Friday 09 February 2024, 11:30

Faster, more compact, better goalkeeping: FIFA Women's World Cup reflected huge rise in technical standards

  • Players’ physical preparation “totally different” to ten years ago

  • Dead ball specialists likely to grow and evolve in the future

  • FIFA Technical Study Group had a team of 52 analysts who reviewed every player, every match

The FIFA Women's World Cup 2023™ received positive reviews all round – from the players, coaches, fans and media. With the number of participating teams expanding from 24 to 32 for the first time, there were pre-tournament fears from some that the ‘gap’ between more experienced nations, and those making their debut – which totalled eight in Australia and New Zealand – may be too wide.

Conversely however, the tournament saw a nine percent reduction in the number of goals per game from 2.81 in both 2015 and 2019 to 2.56 in 2023. Meanwhile, the number of clean sheets increased by 14 per cent over 2015 and there were ten 0-0 draws compared to four in 2015 and 2019 combined.

Goalless draws are not usually a reason for tournament organisers to celebrate but, in the case of the FIFA Women's World Cup 2023™, for FIFA's Technical Study Group and the coaches, the reduced scoring rate reflected the increased competitiveness and the growth of the game globally.

“The game is faster, the spaces are less, it’s more compact defensively, [fewer] goals are given up, goalkeepers are better,” said Jill Ellis, who won the FIFA Women's World Cup twice as United States coach in 2015 and 2019 and is now a TSG member. "Gone are the days (when) it’s just three or four teams that have really special players; almost every team at that tournament had a very special player, a world-class player.” Tactics had also evolved, she said: “We saw much more flexibility from teams.......There was rotation of players, there was flexibility in systems, coaches making more and more adjustments which, again, speaks to the depth of the players they have and how well they’re coached, but also our coaches and their growth and evolution in the game."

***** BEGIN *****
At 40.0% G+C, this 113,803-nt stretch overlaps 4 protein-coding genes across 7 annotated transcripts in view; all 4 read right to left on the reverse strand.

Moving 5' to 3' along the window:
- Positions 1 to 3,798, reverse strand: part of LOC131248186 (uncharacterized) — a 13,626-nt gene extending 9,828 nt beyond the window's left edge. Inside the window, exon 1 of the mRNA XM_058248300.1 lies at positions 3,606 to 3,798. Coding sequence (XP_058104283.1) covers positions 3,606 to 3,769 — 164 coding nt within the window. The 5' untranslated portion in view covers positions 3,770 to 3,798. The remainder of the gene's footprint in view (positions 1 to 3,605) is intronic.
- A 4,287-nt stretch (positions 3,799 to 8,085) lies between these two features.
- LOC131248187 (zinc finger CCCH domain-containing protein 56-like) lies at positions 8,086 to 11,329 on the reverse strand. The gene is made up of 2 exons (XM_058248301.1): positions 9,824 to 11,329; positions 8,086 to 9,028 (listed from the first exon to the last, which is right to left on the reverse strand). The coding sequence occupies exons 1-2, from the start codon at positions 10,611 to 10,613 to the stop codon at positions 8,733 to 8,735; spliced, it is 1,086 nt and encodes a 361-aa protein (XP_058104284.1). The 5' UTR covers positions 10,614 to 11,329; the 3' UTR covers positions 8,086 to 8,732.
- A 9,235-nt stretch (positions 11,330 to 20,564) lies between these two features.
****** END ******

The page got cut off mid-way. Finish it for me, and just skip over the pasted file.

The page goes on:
Gemma Grainger, previously coach of Wales and now in charge of Norway, said the improvements reflected the invested that FIFA has made in women's football around the world under the Women’s Football Strategy, drawn up in 2018.

"When I played, I could never have imagined the infrastructure that’s in place today. For me as a player, if I was 15 years’ old now, the route would be so different," she said. "I think it’s down to the investment: the investment from FIFA, the investment across the world into the game and that professionalisation. The women’s game is on a journey to professionalism can be a full-time professional player but not only at club level but also at national level.”

Jitka Klimková, who led the co-hosts to a first-ever win by an Oceania team at the FIFA Women's World Cup, explained that there had been an all-round improvement, and the players were now under the spotlight.

"It’s about much quicker decisions on the ball, it’s about different conditioning," added Klimková. “Players’ [physical preparation] is totally different to 10 years ago. The demands of the games are different. The pressure is much more influential because the players are now really seen.

"We are happy to be seen, we are happy to have crowds in the stadium, we are happy to have people who really follow our players, so they are [on] the radar, under the camera all the time.......I see, really, in each pillar of the game an incredible improvement."

Tony Gustavsson, who led Australia to their first semi-final, added that psychology was also playing an important role. "At the end of the day, it’s the mental game – when you’re in that moment to win or lose the games. That one moment that can win or lose you the game and, normally, that comes down to the mental side."

As for the future, Jill Ellis said there was room for more dead ball specialists. "I wouldn’t say every single team has that world class set-piece taker and that’s a difference sometimes: the margin at the top level in terms of scoring goals. So, I think we will continue to see that dead-ball specialist evolve and grow," she said.

"And I think just the overall intelligence of players, the sophistication of movement, the interplay you see, the rotation of positions. I think that is certainly an area where we will continue to see massive growth."

Did you know?

The FIFA Football Performance Insights team work together to collect data during a tournament and work with the Technical Study Group to analyse and interpret it. The same detail and level of data collection is applied equally, whether it be the FIFA Women’s World Cup 2023™, FIFA World Cup Qatar 2023™ or U-17 and U-20 FIFA men’s and women’s youth tournaments.

The data allows the teams to make comparisons across tournaments and across different age groups to understand where the development of the game is happening.

A team of 52 analysts worked on data collection for the FIFA Women’s World Cup 2023, with one analyst watching each individual player for the entirety of the match, collecting data on every single thing that that player does.

The FIFA team collects around 15,000 points per match which is enriched with tracking data; both what happens on the ball, as well as the tracking data of all player movements.

More information and analysis can be found on the FIFA Training Centre.

FIFA Women’s World Cup Australia & New Zealand 2023™